Limits...
High-sensitivity piezoelectric perovskites for magnetoelectric composites

View Article: PubMed Central - PubMed

ABSTRACT

A highly topical set of perovskite oxides are high-sensitivity piezoelectric ones, among which Pb(Zr,Ti)O3 at the morphotropic phase boundary (MPB) between ferroelectric rhombohedral and tetragonal polymorphic phases is reckoned a case study. Piezoelectric ceramics are used in a wide range of mature, electromechanical transduction technologies like piezoelectric sensors, actuators and ultrasound generation, to name only a few examples, and more recently for demonstrating novel applications like magnetoelectric composites. In this case, piezoelectric perovskites are combined with magnetostrictive materials to provide magnetoelectricity as a product property of the piezoelectricity and piezomagnetism of the component phases. Interfaces play a key issue, for they control the mechanical coupling between the piezoresponsive phases. We present here main results of our investigation on the suitability of the high sensitivity MPB piezoelectric perovskite BiScO3–PbTiO3 in combination with ferrimagnetic spinel oxides for magnetoelectric composites. Emphasis has been put on the processing at low temperature to control reactions and interdiffusion between the two oxides. The role of the grain size effects is extensively addressed.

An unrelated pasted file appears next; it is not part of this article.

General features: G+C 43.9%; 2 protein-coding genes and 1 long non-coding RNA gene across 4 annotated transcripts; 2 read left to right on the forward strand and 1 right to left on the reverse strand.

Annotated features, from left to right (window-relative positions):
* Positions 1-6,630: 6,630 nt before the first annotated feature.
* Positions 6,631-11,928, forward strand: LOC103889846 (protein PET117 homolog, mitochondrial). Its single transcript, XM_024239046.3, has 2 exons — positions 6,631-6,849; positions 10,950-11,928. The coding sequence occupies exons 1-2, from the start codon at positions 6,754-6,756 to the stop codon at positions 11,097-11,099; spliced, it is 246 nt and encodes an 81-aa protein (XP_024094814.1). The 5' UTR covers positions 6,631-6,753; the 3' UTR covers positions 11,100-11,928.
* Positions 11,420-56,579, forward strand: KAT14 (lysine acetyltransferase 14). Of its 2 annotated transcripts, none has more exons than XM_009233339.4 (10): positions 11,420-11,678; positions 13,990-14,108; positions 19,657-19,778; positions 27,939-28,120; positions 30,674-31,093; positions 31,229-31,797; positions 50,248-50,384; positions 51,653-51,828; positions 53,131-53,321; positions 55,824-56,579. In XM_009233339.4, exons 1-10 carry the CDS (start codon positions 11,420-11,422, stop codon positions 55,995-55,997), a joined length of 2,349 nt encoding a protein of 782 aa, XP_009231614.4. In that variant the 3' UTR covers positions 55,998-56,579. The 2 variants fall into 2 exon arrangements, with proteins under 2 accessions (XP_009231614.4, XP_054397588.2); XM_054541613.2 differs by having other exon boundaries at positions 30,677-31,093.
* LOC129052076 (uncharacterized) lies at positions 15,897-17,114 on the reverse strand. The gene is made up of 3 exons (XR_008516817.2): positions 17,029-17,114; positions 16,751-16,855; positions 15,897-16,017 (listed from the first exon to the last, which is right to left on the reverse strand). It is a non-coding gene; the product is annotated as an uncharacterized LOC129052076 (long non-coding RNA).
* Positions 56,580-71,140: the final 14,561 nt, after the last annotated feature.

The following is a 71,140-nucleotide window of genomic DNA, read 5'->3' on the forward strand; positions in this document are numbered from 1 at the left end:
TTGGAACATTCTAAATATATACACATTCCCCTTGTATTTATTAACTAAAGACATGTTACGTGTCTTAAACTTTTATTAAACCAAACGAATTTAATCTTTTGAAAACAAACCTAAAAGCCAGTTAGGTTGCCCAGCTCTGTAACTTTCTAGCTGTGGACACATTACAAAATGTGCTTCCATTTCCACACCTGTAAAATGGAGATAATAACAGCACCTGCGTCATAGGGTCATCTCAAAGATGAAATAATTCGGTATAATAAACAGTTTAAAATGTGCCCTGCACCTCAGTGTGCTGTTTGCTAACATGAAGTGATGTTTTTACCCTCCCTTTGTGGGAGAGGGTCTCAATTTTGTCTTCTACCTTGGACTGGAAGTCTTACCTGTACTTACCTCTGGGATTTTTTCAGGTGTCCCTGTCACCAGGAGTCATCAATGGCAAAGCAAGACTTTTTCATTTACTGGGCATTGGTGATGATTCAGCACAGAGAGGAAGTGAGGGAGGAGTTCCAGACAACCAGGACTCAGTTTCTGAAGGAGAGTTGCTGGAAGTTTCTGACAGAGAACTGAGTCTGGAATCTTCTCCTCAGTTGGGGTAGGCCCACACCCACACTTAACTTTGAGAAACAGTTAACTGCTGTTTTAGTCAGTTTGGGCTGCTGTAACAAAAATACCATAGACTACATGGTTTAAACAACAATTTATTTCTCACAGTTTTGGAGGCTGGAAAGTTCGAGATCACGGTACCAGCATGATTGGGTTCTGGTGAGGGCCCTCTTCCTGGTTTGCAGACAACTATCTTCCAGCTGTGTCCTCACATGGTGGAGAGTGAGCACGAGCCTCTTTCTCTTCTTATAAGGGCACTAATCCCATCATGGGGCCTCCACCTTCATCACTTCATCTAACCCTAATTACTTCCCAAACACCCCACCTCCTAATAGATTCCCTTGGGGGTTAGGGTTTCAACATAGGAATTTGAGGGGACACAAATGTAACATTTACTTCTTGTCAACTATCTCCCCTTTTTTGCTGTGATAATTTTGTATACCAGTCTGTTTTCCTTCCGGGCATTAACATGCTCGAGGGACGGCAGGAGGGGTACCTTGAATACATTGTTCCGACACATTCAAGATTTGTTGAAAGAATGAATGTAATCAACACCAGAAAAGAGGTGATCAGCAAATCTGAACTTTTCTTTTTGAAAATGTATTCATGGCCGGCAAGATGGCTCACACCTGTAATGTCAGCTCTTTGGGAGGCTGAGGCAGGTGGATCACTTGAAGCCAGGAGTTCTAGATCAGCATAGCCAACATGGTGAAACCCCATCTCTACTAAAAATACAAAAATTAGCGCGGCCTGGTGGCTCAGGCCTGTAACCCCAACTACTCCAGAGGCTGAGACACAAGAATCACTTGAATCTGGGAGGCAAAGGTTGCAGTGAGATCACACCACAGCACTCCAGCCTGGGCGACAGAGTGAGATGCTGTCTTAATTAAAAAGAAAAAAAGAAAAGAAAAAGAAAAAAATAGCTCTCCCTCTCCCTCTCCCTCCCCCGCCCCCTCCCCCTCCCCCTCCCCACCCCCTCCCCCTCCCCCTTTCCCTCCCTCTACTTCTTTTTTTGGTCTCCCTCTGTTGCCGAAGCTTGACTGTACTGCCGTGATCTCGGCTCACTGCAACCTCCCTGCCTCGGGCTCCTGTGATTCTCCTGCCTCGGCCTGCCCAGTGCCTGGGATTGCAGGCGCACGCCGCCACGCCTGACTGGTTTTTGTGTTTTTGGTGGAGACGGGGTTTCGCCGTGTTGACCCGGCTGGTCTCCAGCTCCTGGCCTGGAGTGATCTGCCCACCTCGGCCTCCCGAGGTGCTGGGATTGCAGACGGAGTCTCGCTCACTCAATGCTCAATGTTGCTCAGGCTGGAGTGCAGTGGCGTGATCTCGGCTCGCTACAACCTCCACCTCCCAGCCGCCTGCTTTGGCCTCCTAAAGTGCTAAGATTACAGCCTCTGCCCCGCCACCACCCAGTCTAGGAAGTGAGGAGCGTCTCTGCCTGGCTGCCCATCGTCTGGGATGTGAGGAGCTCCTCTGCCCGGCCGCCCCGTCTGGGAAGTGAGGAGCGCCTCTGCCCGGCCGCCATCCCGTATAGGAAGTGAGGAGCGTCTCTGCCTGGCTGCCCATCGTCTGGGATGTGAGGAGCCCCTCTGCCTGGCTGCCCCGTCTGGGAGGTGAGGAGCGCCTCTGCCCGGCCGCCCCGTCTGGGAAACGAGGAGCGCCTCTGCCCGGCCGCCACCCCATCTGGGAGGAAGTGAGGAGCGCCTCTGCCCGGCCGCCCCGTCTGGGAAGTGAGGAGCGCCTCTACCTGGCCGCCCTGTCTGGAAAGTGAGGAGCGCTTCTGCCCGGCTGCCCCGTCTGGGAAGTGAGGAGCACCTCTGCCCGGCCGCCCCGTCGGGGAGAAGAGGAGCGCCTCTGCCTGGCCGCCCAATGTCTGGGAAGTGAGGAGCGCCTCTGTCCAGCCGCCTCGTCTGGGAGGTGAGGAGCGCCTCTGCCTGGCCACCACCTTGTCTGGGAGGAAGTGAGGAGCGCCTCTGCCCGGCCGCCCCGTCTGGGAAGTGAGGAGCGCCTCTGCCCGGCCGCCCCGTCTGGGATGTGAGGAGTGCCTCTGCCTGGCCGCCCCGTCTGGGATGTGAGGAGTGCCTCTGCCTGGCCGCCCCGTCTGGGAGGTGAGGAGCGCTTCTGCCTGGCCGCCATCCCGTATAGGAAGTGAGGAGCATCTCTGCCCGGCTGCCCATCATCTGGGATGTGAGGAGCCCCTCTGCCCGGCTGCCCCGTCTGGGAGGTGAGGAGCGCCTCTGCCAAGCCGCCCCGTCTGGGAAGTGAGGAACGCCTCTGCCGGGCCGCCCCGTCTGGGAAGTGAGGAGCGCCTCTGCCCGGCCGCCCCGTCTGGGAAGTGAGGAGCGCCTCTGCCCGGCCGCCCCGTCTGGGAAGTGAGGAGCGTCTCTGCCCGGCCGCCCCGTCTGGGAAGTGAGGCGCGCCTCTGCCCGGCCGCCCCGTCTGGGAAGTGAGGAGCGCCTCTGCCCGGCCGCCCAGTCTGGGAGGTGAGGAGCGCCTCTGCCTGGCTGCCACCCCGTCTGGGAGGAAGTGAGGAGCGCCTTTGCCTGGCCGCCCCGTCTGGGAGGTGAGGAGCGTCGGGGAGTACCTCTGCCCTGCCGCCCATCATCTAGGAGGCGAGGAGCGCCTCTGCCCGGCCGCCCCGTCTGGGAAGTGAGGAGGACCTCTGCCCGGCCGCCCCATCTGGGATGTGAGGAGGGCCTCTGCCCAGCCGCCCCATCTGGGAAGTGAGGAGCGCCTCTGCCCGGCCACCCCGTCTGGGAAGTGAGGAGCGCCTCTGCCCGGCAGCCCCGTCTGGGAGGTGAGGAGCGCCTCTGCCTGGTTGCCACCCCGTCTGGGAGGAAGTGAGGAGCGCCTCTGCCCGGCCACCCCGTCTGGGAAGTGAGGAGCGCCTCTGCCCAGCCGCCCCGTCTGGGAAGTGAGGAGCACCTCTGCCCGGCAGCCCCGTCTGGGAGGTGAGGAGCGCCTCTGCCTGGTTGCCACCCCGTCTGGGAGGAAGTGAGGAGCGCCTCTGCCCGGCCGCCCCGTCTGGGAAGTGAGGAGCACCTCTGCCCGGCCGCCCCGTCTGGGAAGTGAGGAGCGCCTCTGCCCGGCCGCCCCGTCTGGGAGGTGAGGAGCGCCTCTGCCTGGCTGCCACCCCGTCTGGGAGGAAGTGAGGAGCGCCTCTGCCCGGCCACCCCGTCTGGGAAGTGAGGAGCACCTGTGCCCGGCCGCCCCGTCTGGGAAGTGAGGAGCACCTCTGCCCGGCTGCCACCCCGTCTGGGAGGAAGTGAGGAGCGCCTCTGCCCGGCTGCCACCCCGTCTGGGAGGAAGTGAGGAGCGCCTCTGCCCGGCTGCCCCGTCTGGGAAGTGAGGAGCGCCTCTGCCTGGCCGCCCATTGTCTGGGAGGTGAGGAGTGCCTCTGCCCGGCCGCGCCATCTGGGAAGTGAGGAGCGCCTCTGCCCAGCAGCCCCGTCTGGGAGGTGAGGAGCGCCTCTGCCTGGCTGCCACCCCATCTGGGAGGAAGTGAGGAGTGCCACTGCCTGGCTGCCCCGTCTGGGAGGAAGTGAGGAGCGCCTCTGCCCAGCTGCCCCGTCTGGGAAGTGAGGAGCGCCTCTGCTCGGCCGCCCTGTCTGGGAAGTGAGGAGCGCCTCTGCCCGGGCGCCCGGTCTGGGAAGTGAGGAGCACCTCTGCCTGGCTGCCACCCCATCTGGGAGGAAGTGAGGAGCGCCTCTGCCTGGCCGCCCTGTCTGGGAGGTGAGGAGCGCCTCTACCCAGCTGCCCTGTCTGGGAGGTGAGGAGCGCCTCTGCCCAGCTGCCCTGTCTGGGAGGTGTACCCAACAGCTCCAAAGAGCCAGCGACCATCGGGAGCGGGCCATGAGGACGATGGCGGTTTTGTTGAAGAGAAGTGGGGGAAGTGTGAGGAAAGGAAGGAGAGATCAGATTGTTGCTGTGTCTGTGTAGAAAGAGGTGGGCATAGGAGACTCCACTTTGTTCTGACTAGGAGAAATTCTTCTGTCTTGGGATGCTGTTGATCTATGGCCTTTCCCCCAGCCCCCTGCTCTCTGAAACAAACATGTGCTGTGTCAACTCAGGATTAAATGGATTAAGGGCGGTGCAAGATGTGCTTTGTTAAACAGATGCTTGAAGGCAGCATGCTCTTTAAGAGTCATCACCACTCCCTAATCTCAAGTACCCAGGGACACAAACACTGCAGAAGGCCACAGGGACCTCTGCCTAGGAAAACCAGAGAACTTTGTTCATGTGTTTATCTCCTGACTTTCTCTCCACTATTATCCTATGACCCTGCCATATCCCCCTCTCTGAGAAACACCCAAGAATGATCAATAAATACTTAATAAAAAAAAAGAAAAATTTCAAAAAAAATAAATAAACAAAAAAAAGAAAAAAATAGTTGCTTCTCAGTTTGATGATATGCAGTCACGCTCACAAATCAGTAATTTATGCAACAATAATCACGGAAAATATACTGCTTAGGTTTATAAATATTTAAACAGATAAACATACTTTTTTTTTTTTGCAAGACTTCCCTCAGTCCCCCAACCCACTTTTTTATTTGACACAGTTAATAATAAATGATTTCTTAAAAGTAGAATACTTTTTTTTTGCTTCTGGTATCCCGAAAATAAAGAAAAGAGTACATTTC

No MeSH data available.


(a) Representative SEM micrograph of the cross-section of a multilayer structure made of alternating perovskite (light stripes) and spinel (dark stripes) phases by SPS at 900 °C. Images of the interfaces of multilayers prepared with ferrites obtained by (b) mechanochemical activation and (c) wet-chemistry.
© Copyright Policy - open-access
Related In: Results  -  Collection

License 1 - License 2
getmorefigures.php?uid=PMC5036485&req=5

Figure 6: (a) Representative SEM micrograph of the cross-section of a multilayer structure made of alternating perovskite (light stripes) and spinel (dark stripes) phases by SPS at 900 °C. Images of the interfaces of multilayers prepared with ferrites obtained by (b) mechanochemical activation and (c) wet-chemistry.

Mentions: Figure 6(a) shows a representative SEM micrograph of the cross-section of a multilayer structure made of alternating perovskite (light stripes) and spinel (dark stripes) phases by SPS at 900 °C. The approach is demonstrated suitable to obtain highly-dense microstructures with high-quality interfaces, avoiding thermal expansion mismatch between the two ceramics that usually results in cracks and delamination. The peculiar evolution of the perovskite grain size when the spinel is obtained by mechanosynthesis in trilayers does not occur similarly in multilayers, due to the small thickness of the layers. Note in figure 5 that similar grain sizes are obtained up to 30 μm from the interface. In the multilayers, submicron grains are obtained across the whole perovskite layers. The different interfaces, basically in the perovskite grain size, of the multilayers prepared with the ferrites obtained by mechanosynthesis and wet-chemistry are shown in figures 6(b) and (c), respectively. Fairly dense microstructures were obtained in both cases at any distance from the interface. Improved properties would be anticipated for the latter, attending to the larger grain size near the interfaces.